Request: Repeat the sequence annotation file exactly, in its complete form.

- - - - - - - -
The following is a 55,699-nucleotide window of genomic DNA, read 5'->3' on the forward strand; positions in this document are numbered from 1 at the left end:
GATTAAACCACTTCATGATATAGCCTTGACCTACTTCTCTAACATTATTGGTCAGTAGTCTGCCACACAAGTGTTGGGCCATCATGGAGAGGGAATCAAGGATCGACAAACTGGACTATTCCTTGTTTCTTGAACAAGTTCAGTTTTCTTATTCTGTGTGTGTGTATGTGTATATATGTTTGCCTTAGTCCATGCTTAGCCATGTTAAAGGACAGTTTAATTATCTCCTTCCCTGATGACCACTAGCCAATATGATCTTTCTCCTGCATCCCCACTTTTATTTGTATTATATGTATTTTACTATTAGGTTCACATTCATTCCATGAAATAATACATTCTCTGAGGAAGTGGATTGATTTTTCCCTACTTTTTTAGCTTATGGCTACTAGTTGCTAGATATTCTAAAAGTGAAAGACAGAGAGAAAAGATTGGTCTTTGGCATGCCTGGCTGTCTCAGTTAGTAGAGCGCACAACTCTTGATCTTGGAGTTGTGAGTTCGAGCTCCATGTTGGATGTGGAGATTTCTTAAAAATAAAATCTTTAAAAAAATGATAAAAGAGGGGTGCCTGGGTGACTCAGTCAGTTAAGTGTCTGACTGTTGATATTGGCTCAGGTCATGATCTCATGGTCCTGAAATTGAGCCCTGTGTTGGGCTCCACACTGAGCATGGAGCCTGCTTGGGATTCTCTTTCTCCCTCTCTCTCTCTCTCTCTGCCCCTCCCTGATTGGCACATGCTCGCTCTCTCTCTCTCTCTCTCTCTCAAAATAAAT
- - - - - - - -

The following is a 55,699-nucleotide window of genomic DNA, read 5'->3' on the forward strand; positions in this document are numbered from 1 at the left end:
GATTAAACCACTTCATGATATAGCCTTGACCTACTTCTCTAACATTATTGGTCAGTAGTCTGCCACACAAGTGTTGGGCCATCATGGAGAGGGAATCAAGGATCGACAAACTGGACTATTCCTTGTTTCTTGAACAAGTTCAGTTTTCTTATTCTGTGTGTGTGTATGTGTATATATGTTTGCCTTAGTCCATGCTTAGCCATGTTAAAGGACAGTTTAATTATCTCCTTCCCTGATGACCACTAGCCAATATGATCTTTCTCCTGCATCCCCACTTTTATTTGTATTATATGTATTTTACTATTAGGTTCACATTCATTCCATGAAATAATACATTCTCTGAGGAAGTGGATTGATTTTTCCCTACTTTTTTAGCTTATGGCTACTAGTTGCTAGATATTCTAAAAGTGAAAGACAGAGAGAAAAGATTGGTCTTTGGCATGCCTGGCTGTCTCAGTTAGTAGAGCGCACAACTCTTGATCTTGGAGTTGTGAGTTCGAGCTCCATGTTGGATGTGGAGATTTCTTAAAAATAAAATCTTTAAAAAAATGATAAAAGAGGGGTGCCTGGGTGACTCAGTCAGTTAAGTGTCTGACTGTTGATATTGGCTCAGGTCATGATCTCATGGTCCTGAAATTGAGCCCTGTGTTGGGCTCCACACTGAGCATGGAGCCTGCTTGGGATTCTCTTTCTCCCTCTCTCTCTCTCTCTCTGCCCCTCCCTGATTGGCACATGCTCGCTCTCTCTCTCTCTCTCTCTCTCAAAATAAAT